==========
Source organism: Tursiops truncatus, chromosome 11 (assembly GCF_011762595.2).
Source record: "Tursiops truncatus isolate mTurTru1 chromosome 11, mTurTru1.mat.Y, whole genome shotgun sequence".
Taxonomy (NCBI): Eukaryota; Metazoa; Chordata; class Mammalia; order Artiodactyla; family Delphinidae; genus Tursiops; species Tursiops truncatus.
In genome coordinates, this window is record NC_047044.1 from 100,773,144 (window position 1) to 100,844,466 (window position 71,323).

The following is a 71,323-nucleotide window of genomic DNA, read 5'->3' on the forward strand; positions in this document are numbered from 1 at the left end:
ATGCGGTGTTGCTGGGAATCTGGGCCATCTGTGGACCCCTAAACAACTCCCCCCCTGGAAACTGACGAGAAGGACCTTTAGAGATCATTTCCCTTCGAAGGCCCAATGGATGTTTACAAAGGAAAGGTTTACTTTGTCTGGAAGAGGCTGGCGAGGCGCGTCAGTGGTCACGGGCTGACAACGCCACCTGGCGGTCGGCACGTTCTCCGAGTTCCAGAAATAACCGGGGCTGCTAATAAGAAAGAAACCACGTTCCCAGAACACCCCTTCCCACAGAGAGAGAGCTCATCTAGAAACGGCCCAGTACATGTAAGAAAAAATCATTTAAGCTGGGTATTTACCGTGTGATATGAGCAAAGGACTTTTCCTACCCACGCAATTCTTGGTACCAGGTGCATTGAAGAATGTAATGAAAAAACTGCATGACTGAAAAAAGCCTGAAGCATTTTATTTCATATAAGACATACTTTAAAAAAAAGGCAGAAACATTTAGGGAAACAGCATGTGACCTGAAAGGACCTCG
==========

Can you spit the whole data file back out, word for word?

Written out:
Source organism: Tursiops truncatus, chromosome 11 (assembly GCF_011762595.2).
Source record: "Tursiops truncatus isolate mTurTru1 chromosome 11, mTurTru1.mat.Y, whole genome shotgun sequence".
Taxonomy (NCBI): Eukaryota; Metazoa; Chordata; class Mammalia; order Artiodactyla; family Delphinidae; genus Tursiops; species Tursiops truncatus.
In genome coordinates, this window is record NC_047044.1 from 100,773,144 (window position 1) to 100,844,466 (window position 71,323).

The following is a 71,323-nucleotide window of genomic DNA, read 5'->3' on the forward strand; positions in this document are numbered from 1 at the left end:
ATGCGGTGTTGCTGGGAATCTGGGCCATCTGTGGACCCCTAAACAACTCCCCCCCTGGAAACTGACGAGAAGGACCTTTAGAGATCATTTCCCTTCGAAGGCCCAATGGATGTTTACAAAGGAAAGGTTTACTTTGTCTGGAAGAGGCTGGCGAGGCGCGTCAGTGGTCACGGGCTGACAACGCCACCTGGCGGTCGGCACGTTCTCCGAGTTCCAGAAATAACCGGGGCTGCTAATAAGAAAGAAACCACGTTCCCAGAACACCCCTTCCCACAGAGAGAGAGCTCATCTAGAAACGGCCCAGTACATGTAAGAAAAAATCATTTAAGCTGGGTATTTACCGTGTGATATGAGCAAAGGACTTTTCCTACCCACGCAATTCTTGGTACCAGGTGCATTGAAGAATGTAATGAAAAAACTGCATGACTGAAAAAAGCCTGAAGCATTTTATTTCATATAAGACATACTTTAAAAAAAAGGCAGAAACATTTAGGGAAACAGCATGTGACCTGAAAGGACCTCG